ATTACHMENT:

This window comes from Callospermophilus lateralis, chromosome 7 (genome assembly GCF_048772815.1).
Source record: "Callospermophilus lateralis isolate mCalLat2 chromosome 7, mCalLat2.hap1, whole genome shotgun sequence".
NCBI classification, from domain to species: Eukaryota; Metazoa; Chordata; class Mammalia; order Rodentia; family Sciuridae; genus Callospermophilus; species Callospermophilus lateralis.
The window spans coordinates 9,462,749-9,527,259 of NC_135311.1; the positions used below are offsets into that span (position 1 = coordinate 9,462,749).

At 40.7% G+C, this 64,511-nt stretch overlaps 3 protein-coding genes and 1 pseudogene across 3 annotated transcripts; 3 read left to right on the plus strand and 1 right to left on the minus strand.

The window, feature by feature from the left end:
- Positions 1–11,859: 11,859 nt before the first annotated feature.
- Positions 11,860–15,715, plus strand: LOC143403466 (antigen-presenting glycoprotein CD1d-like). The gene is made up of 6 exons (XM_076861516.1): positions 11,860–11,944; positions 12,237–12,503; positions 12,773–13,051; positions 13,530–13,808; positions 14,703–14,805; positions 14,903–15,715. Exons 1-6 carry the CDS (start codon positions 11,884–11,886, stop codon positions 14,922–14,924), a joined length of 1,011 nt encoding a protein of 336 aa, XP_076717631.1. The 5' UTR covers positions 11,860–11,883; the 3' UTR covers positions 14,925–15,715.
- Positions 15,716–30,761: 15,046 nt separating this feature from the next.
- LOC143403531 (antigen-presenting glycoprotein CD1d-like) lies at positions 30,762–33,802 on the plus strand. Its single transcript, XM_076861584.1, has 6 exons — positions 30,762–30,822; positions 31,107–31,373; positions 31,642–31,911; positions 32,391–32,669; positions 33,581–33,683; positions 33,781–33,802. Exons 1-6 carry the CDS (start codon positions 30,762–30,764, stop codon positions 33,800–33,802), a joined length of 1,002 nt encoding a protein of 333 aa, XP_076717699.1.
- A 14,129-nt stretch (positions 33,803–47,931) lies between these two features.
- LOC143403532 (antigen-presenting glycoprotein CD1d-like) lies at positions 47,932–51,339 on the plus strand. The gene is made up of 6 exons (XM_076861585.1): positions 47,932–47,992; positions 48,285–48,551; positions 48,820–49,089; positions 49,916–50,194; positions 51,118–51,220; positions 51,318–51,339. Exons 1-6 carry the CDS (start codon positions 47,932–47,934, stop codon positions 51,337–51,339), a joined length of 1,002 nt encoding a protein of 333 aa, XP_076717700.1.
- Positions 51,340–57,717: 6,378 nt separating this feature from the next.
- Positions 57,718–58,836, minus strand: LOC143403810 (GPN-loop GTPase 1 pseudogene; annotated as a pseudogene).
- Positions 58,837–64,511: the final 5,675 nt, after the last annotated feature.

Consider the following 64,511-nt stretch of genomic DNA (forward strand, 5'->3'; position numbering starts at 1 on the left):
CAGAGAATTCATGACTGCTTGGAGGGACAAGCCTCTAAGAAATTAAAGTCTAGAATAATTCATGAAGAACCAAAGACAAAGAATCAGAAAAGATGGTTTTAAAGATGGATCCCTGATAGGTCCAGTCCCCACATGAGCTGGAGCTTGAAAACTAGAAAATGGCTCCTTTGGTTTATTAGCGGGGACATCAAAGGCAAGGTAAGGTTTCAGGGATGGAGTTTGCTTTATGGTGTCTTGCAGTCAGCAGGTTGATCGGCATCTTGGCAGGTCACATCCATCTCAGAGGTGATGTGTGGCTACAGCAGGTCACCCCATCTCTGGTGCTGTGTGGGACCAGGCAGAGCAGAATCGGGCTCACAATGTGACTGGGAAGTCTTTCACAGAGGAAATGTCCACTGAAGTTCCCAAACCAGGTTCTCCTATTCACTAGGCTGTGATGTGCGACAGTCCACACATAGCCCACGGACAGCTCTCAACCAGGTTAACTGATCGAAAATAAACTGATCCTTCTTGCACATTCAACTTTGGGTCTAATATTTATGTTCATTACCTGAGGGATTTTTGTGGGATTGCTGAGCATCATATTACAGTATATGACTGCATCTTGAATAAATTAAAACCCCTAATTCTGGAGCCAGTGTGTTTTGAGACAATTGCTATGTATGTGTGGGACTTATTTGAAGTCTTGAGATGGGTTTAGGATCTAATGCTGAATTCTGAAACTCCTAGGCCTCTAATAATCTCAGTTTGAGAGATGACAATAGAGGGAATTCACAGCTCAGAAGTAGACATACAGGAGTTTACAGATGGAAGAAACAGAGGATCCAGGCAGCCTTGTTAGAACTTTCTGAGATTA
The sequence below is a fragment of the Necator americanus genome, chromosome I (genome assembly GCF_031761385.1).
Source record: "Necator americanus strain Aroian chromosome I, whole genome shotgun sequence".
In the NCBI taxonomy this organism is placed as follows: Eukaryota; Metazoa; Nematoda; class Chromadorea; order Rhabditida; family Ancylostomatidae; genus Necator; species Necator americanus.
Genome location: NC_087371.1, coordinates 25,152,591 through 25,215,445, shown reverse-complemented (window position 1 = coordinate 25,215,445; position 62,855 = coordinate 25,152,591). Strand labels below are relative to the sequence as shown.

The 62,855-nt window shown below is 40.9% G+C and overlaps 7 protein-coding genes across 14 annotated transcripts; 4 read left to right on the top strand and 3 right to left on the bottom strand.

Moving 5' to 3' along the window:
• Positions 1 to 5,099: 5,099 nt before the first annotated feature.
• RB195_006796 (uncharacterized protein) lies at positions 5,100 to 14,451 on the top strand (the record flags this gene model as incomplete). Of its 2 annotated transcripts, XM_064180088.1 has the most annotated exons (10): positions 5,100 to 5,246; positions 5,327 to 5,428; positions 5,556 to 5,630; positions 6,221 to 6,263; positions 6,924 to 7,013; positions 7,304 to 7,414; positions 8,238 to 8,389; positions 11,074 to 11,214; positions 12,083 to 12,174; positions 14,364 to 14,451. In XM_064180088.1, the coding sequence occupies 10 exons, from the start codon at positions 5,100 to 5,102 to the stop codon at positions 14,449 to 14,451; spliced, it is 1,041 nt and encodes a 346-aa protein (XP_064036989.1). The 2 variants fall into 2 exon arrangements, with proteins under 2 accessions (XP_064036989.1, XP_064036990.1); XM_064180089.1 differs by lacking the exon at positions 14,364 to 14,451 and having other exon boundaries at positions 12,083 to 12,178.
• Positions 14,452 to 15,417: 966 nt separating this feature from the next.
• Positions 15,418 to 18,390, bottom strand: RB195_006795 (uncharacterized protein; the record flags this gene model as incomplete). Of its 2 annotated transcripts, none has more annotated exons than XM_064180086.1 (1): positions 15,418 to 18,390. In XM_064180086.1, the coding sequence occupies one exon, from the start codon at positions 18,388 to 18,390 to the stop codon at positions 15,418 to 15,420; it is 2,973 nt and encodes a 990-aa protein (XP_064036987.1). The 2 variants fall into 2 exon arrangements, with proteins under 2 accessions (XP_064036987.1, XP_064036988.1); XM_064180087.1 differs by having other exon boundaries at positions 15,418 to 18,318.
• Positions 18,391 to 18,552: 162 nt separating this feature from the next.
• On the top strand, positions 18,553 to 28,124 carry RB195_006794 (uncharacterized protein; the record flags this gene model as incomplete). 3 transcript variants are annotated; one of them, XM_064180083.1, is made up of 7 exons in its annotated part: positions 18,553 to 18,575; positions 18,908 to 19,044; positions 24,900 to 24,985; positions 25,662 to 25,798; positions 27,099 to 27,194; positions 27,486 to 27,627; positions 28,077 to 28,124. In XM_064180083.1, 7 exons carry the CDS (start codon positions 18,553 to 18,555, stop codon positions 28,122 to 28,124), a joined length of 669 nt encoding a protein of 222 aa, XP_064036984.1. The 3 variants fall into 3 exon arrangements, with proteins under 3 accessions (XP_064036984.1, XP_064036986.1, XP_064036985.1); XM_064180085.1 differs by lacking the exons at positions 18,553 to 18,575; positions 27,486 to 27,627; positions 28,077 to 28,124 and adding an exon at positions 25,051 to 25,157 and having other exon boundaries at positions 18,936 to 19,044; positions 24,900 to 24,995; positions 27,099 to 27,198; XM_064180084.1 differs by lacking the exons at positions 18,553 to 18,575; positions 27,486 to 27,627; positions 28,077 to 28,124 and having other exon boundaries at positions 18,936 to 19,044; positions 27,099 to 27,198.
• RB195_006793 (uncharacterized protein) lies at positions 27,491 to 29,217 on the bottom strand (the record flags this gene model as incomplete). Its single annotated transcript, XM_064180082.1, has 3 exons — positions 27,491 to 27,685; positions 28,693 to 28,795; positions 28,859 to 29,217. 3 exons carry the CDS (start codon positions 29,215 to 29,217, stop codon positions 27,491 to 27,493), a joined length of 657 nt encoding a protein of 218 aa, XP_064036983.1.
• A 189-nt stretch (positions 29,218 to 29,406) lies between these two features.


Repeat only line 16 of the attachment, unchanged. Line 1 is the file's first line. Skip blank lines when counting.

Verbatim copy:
Consider the following 64,511-nt stretch of genomic DNA (forward strand, 5'->3'; position numbering starts at 1 on the left):